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Dr. Keith Owen is a proud part of the Lubbock Christian University graduating class of 1973. He graduated with a BA in English and History and a minor in Education Certification. He was inspired by Lester Perrin, a former history professor at Lubbock Christian College. After student teaching, he furthered his education at Texas Tech and completed his PhD. His first classroom was at Lubbock Christian School, where he taught for 6 years. From there, he moved to Lubbock ISD for 10 years. Later, he accepted a position at Lubbock Christian University. This is his 30th year at LCU. He is originally from Vernon, Texas, but he and his wife, Syl, have lived in Lubbock for 40+ years. They have three children: Conor, Vicky, and John Michael. Conor and his family live in San Angelo, Vicky and her family live in Azle, and John Michael lives here in Lubbock. Dr. Owen enjoys hunting, fishing and collecting historical weapons. He is fascinated by British history and is always up to lead a tour of Great Britain. He has embarked on multiple trips with LCU to England, Italy, Austria, Spain, France, Ireland, and Greece. He is extremely passionate about his job and he absolutely loves to be in a classroom!

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Profile Photo of Jana Anderson

Jana Anderson began her career at Abilene Christian University, where she taught in the English department for almost a decade, followed by a tenure at Tyler Junior College in Tyler, where she and her family moved for ministry at the Glenwood Church of Christ. In 2005, she moved to Lubbock and returned to full-time teaching at LCU, following a 4-year season as a work-at-home mom; in addition to her work in the classroom, in 2010 she was selected to create and direct the University Writing Center, an interdisciplinary writing resource for all LCU students. She enjoys leading the annual Writing Carnival at LCU each year, which honors a great book (or series of books), highlights the joy of writing and academic competition, and fosters community and collegiality. She loves collaboration, and one of her greatest pleasures is working on a presentation, project, or event with staff and faculty colleagues and students. She and her family serve at the South Plains Church of Christ and are involved in leading a weekly small group and in teaching ministries. She is married to Rob Anderson (minister at the South Plains Church of Christ and adjunct professor at LCU in the College of Biblical Studies), and they have two children, Luke and Grace. They are her bucket list. She is passionate about her family, her students, her work at LCU, her family of friends, writing, young adult and children’s literature, culturally diverse literature, with a focus on Latino literature, grant writing, British literature, poetry, great books, her book club (Shelf Indulgence), her church family and small group family, and life. It’s all a gift.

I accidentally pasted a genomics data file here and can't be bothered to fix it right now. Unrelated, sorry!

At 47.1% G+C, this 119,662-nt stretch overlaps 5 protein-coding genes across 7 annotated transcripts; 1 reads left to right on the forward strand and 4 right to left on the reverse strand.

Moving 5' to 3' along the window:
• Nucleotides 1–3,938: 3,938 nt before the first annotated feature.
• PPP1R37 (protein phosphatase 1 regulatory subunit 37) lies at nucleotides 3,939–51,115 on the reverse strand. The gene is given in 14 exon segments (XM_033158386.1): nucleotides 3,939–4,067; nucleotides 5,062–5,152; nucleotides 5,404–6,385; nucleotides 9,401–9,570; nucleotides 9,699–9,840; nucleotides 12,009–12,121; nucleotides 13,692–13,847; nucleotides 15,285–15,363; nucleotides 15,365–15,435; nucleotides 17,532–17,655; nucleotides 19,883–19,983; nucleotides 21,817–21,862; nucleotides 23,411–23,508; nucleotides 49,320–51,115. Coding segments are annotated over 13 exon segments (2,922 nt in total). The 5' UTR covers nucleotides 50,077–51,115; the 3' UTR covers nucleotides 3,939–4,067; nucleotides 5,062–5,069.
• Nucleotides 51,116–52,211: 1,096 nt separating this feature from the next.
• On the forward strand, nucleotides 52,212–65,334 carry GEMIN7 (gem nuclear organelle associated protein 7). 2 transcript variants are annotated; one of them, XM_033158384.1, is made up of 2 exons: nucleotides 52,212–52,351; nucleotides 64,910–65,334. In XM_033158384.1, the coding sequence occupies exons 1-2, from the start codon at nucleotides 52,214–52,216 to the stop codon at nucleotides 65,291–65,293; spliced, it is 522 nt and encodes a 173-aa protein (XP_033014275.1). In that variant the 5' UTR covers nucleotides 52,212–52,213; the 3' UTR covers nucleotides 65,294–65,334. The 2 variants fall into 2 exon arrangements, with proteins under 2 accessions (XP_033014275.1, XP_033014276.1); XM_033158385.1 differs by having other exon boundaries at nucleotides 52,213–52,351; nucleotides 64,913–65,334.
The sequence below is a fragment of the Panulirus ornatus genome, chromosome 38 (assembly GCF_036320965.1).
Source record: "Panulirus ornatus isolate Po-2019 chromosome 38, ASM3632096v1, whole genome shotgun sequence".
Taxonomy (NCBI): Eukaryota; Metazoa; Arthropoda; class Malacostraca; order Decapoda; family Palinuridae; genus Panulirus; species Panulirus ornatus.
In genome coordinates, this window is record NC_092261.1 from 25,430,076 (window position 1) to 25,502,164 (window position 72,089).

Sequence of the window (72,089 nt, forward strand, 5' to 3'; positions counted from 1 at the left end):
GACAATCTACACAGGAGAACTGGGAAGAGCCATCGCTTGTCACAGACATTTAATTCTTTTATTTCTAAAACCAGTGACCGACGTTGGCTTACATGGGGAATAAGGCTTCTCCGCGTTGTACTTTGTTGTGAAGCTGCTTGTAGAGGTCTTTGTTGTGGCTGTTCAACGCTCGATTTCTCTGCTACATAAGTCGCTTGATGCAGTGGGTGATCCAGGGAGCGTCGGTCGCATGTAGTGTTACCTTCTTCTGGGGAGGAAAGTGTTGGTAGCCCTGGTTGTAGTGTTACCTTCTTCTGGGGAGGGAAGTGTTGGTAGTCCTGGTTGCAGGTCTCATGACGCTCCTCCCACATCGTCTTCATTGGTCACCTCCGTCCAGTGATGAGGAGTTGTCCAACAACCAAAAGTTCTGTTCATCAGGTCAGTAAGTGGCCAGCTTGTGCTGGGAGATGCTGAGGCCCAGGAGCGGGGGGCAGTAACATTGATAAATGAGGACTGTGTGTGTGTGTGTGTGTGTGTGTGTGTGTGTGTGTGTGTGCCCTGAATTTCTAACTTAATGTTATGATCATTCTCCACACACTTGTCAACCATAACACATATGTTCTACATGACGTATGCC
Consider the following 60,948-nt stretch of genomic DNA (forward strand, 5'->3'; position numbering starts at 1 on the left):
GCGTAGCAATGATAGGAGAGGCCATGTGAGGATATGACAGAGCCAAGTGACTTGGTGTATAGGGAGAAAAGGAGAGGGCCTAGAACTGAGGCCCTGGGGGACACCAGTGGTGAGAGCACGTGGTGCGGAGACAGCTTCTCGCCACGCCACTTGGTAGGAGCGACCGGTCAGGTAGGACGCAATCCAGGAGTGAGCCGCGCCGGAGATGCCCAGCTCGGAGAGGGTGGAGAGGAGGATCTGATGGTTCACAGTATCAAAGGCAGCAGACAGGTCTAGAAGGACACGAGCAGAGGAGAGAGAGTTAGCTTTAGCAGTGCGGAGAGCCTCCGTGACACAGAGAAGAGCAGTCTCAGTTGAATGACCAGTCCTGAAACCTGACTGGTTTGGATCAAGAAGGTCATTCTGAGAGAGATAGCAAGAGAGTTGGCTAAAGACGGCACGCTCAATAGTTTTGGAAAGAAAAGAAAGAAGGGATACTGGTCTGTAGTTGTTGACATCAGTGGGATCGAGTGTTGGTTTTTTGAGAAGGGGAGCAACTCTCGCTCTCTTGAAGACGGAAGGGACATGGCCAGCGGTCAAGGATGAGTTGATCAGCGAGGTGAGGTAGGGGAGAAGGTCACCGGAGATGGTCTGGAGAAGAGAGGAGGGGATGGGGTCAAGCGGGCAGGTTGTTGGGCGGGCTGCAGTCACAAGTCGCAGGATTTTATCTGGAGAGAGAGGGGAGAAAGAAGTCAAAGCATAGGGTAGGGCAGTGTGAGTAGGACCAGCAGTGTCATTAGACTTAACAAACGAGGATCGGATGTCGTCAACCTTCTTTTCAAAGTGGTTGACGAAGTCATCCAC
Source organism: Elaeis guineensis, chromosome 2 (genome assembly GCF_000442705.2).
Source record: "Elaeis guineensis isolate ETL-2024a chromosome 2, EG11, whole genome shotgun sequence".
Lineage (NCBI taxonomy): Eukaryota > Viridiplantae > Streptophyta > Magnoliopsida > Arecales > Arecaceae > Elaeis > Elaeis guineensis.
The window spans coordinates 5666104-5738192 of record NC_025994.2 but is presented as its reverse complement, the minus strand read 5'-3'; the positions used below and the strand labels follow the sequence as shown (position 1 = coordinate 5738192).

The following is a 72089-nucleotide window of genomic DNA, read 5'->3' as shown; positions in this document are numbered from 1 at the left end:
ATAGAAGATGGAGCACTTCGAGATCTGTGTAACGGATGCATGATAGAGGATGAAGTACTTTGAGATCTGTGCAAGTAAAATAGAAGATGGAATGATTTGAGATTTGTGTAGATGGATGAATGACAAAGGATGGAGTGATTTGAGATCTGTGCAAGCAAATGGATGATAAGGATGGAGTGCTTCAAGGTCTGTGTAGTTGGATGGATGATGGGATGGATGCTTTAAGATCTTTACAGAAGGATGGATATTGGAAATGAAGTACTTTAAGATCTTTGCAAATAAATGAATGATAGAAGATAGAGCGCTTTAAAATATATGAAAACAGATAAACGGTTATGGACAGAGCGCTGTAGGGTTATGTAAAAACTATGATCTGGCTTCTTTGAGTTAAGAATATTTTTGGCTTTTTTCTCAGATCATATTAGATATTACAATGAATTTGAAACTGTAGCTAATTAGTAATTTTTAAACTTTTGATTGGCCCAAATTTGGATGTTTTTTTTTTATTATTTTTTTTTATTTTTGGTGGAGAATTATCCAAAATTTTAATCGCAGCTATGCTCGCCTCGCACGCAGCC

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Profile Photo of Amy Smith

Amy Smith is the Academic Administrative Assistant for the Department of Humanities as well as the Department of Communications and Fine Arts. She graduated from Stephen F. Austin State University in 2000 with a bachelor's degree in business. Before coming to Lubbock, she worked for a law firm in Nacogdoches. From there, she worked for Baylor University, where her husband, Ryan, was getting his master's degree in Wind Conducting. Today, she has been with Lubbock Christian University for 6 years. She has three children: Chloe, Camden, and Carson. Her husband is the fine arts director for Frenship ISD. She and her family have a cat named Lucy and a tailless Crested Gecko named George. She has many roles in her position, including managing the Annual Writing Carnival, English and History Honors Societies, degree plans, and much more. She adores reading— her favorite book is Rebecca by Daphne du Maurier. She enjoys traveling, camping, and hiking with her family in their RV.